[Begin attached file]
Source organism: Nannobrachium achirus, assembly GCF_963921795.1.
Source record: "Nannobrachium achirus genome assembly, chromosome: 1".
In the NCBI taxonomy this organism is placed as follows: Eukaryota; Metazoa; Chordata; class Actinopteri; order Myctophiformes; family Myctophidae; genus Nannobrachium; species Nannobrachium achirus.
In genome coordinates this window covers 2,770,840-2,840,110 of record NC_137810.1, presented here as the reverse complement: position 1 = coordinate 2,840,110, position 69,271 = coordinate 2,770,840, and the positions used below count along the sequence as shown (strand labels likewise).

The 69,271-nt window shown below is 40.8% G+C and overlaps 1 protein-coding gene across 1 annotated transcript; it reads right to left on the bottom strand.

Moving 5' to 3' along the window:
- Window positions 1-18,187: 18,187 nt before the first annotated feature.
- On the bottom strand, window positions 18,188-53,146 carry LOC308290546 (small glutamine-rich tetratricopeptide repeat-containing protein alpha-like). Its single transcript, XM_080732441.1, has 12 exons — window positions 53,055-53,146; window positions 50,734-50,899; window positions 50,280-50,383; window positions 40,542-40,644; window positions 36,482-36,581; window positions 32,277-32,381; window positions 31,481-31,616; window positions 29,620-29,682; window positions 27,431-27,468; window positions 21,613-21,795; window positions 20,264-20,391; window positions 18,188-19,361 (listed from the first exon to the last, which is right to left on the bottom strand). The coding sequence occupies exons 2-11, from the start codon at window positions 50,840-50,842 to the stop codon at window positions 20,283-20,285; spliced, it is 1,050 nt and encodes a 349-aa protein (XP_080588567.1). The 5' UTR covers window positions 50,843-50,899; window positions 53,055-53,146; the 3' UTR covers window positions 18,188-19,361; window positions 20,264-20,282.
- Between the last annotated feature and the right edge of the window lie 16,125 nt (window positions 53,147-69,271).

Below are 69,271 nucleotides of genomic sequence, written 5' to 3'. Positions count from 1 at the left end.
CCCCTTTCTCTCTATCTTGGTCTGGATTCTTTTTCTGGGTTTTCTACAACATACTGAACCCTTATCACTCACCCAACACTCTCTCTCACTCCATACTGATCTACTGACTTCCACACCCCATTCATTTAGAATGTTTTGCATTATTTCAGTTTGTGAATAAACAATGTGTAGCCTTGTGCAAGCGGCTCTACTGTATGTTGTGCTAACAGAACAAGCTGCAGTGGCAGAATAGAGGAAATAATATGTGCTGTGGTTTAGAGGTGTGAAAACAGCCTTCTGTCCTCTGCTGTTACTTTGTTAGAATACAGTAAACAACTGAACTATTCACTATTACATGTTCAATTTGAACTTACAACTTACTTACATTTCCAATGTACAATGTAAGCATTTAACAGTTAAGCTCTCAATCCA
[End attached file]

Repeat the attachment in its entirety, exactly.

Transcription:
Source organism: Nannobrachium achirus, assembly GCF_963921795.1.
Source record: "Nannobrachium achirus genome assembly, chromosome: 1".
In the NCBI taxonomy this organism is placed as follows: Eukaryota; Metazoa; Chordata; class Actinopteri; order Myctophiformes; family Myctophidae; genus Nannobrachium; species Nannobrachium achirus.
In genome coordinates this window covers 2,770,840-2,840,110 of record NC_137810.1, presented here as the reverse complement: position 1 = coordinate 2,840,110, position 69,271 = coordinate 2,770,840, and the positions used below count along the sequence as shown (strand labels likewise).

The 69,271-nt window shown below is 40.8% G+C and overlaps 1 protein-coding gene across 1 annotated transcript; it reads right to left on the bottom strand.

Moving 5' to 3' along the window:
- Window positions 1-18,187: 18,187 nt before the first annotated feature.
- On the bottom strand, window positions 18,188-53,146 carry LOC308290546 (small glutamine-rich tetratricopeptide repeat-containing protein alpha-like). Its single transcript, XM_080732441.1, has 12 exons — window positions 53,055-53,146; window positions 50,734-50,899; window positions 50,280-50,383; window positions 40,542-40,644; window positions 36,482-36,581; window positions 32,277-32,381; window positions 31,481-31,616; window positions 29,620-29,682; window positions 27,431-27,468; window positions 21,613-21,795; window positions 20,264-20,391; window positions 18,188-19,361 (listed from the first exon to the last, which is right to left on the bottom strand). The coding sequence occupies exons 2-11, from the start codon at window positions 50,840-50,842 to the stop codon at window positions 20,283-20,285; spliced, it is 1,050 nt and encodes a 349-aa protein (XP_080588567.1). The 5' UTR covers window positions 50,843-50,899; window positions 53,055-53,146; the 3' UTR covers window positions 18,188-19,361; window positions 20,264-20,282.
- Between the last annotated feature and the right edge of the window lie 16,125 nt (window positions 53,147-69,271).

Below are 69,271 nucleotides of genomic sequence, written 5' to 3'. Positions count from 1 at the left end.
CCCCTTTCTCTCTATCTTGGTCTGGATTCTTTTTCTGGGTTTTCTACAACATACTGAACCCTTATCACTCACCCAACACTCTCTCTCACTCCATACTGATCTACTGACTTCCACACCCCATTCATTTAGAATGTTTTGCATTATTTCAGTTTGTGAATAAACAATGTGTAGCCTTGTGCAAGCGGCTCTACTGTATGTTGTGCTAACAGAACAAGCTGCAGTGGCAGAATAGAGGAAATAATATGTGCTGTGGTTTAGAGGTGTGAAAACAGCCTTCTGTCCTCTGCTGTTACTTTGTTAGAATACAGTAAACAACTGAACTATTCACTATTACATGTTCAATTTGAACTTACAACTTACTTACATTTCCAATGTACAATGTAAGCATTTAACAGTTAAGCTCTCAATCCA